English schools abroad stress gap between rich and poor
The teaching of English is increasingly seen as vital for pupils who hope to progress on to high-status, high-paying jobs. As a result, demand for private, English-medium primaries has grown dramatically, according to the findings of the national Primary Review. The United Nation's millennium goals aimed for every child to receive a primary education by 2015. But academics from Bath University believe that quality of education is as important as quantity.
Their report says: "At the upper end, we see the growth of high-cost private schooling with standards defined internationally; at the bottom end we find sporadic attendance and low-quality schooling, perceived to have minimal pay-offs.
An economic and social elite see access to high-quality private education and English-language instruction as part of the maintenance of an elite status for their children."
The academics conclude that, if social change is to take place, compulsory schooling must be extended beyond primary.
They examined schooling in India and China - two countries that make up 40 per cent of the world's population. In India there is great disparity between rich and poor. The private sector grows but access to primary schooling remains difficult in rural areas, particularly for girls and children from lower castes or indigenous tribes.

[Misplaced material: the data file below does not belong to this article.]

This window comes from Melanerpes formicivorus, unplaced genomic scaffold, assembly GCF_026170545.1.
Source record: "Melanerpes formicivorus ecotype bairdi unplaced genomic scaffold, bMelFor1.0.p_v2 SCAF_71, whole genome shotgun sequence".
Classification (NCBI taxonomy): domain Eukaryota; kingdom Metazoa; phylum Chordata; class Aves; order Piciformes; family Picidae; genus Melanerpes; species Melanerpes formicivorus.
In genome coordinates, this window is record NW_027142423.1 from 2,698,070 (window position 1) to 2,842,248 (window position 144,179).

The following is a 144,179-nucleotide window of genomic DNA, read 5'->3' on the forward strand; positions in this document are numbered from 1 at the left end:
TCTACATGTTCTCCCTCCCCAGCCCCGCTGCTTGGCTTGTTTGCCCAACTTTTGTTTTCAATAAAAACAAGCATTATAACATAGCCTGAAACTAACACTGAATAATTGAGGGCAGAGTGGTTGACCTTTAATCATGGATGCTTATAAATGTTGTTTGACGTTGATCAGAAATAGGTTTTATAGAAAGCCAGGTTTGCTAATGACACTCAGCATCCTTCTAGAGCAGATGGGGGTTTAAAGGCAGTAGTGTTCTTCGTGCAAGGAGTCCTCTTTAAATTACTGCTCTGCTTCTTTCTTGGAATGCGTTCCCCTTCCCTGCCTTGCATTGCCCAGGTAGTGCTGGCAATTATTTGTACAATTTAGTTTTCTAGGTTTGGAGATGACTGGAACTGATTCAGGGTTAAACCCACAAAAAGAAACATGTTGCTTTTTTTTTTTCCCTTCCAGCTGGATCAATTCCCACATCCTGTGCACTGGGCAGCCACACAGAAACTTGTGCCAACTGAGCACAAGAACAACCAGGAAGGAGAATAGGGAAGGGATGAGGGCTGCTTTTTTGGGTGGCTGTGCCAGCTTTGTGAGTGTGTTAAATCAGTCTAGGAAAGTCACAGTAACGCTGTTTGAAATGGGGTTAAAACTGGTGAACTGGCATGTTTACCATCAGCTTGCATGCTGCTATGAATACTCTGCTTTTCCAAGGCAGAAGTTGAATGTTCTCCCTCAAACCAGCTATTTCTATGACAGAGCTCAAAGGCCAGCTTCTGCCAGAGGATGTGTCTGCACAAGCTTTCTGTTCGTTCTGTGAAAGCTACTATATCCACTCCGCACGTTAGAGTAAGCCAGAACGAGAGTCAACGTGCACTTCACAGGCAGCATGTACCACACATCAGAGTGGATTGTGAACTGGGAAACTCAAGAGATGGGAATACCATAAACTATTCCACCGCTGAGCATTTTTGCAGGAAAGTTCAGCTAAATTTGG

The report says: "Huge classes and inadequately trained teachers may mean that investment, enthusiasm and a hugely dynamic economy still leave the majority of children barely literate."
In China, school enrolment has increased dramatically over the last 20 years. Since 2001, the primary curriculum has emphasised transferable skills and problem-solving. But it also retains traditional elements, such as moral education. This is designed "to strengthen patriotism, collectivism and the socialist ideal". Chinese girls are much less likely than boys to attend school, and lack teachers and resources. Rural areas and ethnic minorities remain disadvantaged.
Private schooling disappeared in China in 1949, but was reintroduced with economic reforms in 1978. The researchers say: "Given the growing economic and political significance of the new urban middle classes in China, their further expansion is almost inevitable."